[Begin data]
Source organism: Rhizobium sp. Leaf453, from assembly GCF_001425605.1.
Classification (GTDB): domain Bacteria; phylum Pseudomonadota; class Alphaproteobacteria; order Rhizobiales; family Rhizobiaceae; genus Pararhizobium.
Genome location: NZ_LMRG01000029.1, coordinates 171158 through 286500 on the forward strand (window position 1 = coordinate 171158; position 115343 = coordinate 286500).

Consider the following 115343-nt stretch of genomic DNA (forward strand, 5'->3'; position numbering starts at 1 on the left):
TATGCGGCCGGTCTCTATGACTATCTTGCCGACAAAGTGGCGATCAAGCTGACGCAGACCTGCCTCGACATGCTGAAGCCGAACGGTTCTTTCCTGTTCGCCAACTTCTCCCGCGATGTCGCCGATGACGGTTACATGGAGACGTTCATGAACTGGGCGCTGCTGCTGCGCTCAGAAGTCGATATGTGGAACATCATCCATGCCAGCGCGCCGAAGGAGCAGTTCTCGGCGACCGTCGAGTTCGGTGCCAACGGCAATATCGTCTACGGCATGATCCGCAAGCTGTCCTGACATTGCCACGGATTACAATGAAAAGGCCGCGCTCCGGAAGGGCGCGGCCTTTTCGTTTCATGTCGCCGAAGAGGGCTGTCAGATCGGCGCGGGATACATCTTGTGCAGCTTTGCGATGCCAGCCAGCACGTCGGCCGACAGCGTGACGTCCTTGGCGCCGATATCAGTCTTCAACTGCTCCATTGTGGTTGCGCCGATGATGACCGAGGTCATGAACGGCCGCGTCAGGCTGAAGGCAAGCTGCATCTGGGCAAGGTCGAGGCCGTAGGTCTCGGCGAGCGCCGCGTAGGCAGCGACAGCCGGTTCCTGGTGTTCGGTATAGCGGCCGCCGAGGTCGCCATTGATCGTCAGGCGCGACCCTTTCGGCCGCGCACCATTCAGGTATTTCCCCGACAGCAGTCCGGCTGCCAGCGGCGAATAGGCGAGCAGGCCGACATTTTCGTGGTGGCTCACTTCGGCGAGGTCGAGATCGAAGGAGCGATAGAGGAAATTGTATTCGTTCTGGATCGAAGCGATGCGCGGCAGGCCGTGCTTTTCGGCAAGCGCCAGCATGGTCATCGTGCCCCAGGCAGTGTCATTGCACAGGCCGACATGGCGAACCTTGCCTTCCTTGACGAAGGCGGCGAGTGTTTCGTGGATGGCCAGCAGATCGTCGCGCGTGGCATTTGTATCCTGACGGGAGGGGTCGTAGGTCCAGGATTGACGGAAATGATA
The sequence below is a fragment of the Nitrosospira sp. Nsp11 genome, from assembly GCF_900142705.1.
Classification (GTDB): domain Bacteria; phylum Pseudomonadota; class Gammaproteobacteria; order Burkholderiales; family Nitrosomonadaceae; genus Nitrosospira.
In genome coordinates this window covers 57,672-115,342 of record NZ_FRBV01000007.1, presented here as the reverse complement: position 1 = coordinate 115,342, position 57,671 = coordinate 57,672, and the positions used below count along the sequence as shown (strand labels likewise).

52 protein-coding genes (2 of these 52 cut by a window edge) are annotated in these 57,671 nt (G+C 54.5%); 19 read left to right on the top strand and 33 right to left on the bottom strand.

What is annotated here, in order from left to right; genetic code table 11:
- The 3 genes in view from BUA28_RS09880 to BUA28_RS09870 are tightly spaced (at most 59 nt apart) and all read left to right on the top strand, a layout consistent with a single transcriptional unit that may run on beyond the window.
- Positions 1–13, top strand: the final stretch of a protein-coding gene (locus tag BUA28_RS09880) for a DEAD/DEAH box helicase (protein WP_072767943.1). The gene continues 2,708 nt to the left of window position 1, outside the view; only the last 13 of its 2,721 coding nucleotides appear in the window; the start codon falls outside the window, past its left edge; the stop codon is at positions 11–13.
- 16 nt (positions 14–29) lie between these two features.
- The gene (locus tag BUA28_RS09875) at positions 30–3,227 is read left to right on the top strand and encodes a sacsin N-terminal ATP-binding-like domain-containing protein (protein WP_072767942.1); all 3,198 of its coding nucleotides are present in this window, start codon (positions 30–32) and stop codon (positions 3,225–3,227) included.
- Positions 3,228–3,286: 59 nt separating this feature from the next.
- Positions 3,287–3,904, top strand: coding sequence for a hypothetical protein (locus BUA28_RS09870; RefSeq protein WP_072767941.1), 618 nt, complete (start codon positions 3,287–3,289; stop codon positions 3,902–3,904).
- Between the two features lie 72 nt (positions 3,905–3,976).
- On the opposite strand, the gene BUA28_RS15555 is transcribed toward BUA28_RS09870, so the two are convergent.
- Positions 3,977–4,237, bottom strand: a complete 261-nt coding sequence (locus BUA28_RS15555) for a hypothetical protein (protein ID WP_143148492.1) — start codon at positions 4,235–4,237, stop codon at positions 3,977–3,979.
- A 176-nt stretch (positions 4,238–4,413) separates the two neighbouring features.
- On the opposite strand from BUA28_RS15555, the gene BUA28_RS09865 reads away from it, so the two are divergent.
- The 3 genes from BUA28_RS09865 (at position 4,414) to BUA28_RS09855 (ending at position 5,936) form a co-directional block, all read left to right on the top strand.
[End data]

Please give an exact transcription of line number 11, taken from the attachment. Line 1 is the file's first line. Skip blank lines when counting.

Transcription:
- The 3 genes in view from BUA28_RS09880 to BUA28_RS09870 are tightly spaced (at most 59 nt apart) and all read left to right on the top strand, a layout consistent with a single transcriptional unit that may run on beyond the window.